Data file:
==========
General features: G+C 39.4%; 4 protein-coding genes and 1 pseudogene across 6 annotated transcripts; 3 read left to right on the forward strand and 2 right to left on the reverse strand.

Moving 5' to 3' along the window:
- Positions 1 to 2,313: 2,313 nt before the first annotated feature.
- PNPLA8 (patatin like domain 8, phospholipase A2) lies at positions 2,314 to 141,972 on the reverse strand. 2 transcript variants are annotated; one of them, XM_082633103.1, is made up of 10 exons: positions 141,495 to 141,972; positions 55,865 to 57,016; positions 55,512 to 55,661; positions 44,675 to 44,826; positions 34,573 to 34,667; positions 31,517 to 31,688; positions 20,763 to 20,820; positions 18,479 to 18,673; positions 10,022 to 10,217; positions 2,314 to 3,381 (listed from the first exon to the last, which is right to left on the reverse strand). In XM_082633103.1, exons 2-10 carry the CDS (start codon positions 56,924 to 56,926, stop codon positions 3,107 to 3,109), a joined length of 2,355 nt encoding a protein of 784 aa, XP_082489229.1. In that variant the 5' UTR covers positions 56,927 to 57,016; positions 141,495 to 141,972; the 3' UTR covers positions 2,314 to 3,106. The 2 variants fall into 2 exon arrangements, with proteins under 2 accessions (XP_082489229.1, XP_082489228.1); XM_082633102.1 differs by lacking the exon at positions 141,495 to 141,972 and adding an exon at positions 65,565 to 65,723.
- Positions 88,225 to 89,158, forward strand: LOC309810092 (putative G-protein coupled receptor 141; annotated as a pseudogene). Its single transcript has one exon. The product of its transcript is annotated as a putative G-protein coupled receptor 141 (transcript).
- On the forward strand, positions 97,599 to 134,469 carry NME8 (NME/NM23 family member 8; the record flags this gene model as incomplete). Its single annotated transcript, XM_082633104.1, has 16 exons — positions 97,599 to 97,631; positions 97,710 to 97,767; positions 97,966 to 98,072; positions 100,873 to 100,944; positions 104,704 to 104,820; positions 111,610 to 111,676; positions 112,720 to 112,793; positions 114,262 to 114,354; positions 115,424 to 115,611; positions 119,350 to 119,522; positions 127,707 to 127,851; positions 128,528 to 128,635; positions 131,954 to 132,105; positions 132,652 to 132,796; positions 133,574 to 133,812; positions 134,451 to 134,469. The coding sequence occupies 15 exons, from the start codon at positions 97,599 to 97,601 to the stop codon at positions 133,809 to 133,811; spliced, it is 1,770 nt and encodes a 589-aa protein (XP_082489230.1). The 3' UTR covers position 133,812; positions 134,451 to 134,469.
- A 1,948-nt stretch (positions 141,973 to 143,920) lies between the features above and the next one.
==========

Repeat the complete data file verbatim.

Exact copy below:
General features: G+C 39.4%; 4 protein-coding genes and 1 pseudogene across 6 annotated transcripts; 3 read left to right on the forward strand and 2 right to left on the reverse strand.

Moving 5' to 3' along the window:
- Positions 1 to 2,313: 2,313 nt before the first annotated feature.
- PNPLA8 (patatin like domain 8, phospholipase A2) lies at positions 2,314 to 141,972 on the reverse strand. 2 transcript variants are annotated; one of them, XM_082633103.1, is made up of 10 exons: positions 141,495 to 141,972; positions 55,865 to 57,016; positions 55,512 to 55,661; positions 44,675 to 44,826; positions 34,573 to 34,667; positions 31,517 to 31,688; positions 20,763 to 20,820; positions 18,479 to 18,673; positions 10,022 to 10,217; positions 2,314 to 3,381 (listed from the first exon to the last, which is right to left on the reverse strand). In XM_082633103.1, exons 2-10 carry the CDS (start codon positions 56,924 to 56,926, stop codon positions 3,107 to 3,109), a joined length of 2,355 nt encoding a protein of 784 aa, XP_082489229.1. In that variant the 5' UTR covers positions 56,927 to 57,016; positions 141,495 to 141,972; the 3' UTR covers positions 2,314 to 3,106. The 2 variants fall into 2 exon arrangements, with proteins under 2 accessions (XP_082489229.1, XP_082489228.1); XM_082633102.1 differs by lacking the exon at positions 141,495 to 141,972 and adding an exon at positions 65,565 to 65,723.
- Positions 88,225 to 89,158, forward strand: LOC309810092 (putative G-protein coupled receptor 141; annotated as a pseudogene). Its single transcript has one exon. The product of its transcript is annotated as a putative G-protein coupled receptor 141 (transcript).
- On the forward strand, positions 97,599 to 134,469 carry NME8 (NME/NM23 family member 8; the record flags this gene model as incomplete). Its single annotated transcript, XM_082633104.1, has 16 exons — positions 97,599 to 97,631; positions 97,710 to 97,767; positions 97,966 to 98,072; positions 100,873 to 100,944; positions 104,704 to 104,820; positions 111,610 to 111,676; positions 112,720 to 112,793; positions 114,262 to 114,354; positions 115,424 to 115,611; positions 119,350 to 119,522; positions 127,707 to 127,851; positions 128,528 to 128,635; positions 131,954 to 132,105; positions 132,652 to 132,796; positions 133,574 to 133,812; positions 134,451 to 134,469. The coding sequence occupies 15 exons, from the start codon at positions 97,599 to 97,601 to the stop codon at positions 133,809 to 133,811; spliced, it is 1,770 nt and encodes a 589-aa protein (XP_082489230.1). The 3' UTR covers position 133,812; positions 134,451 to 134,469.
- A 1,948-nt stretch (positions 141,973 to 143,920) lies between the features above and the next one.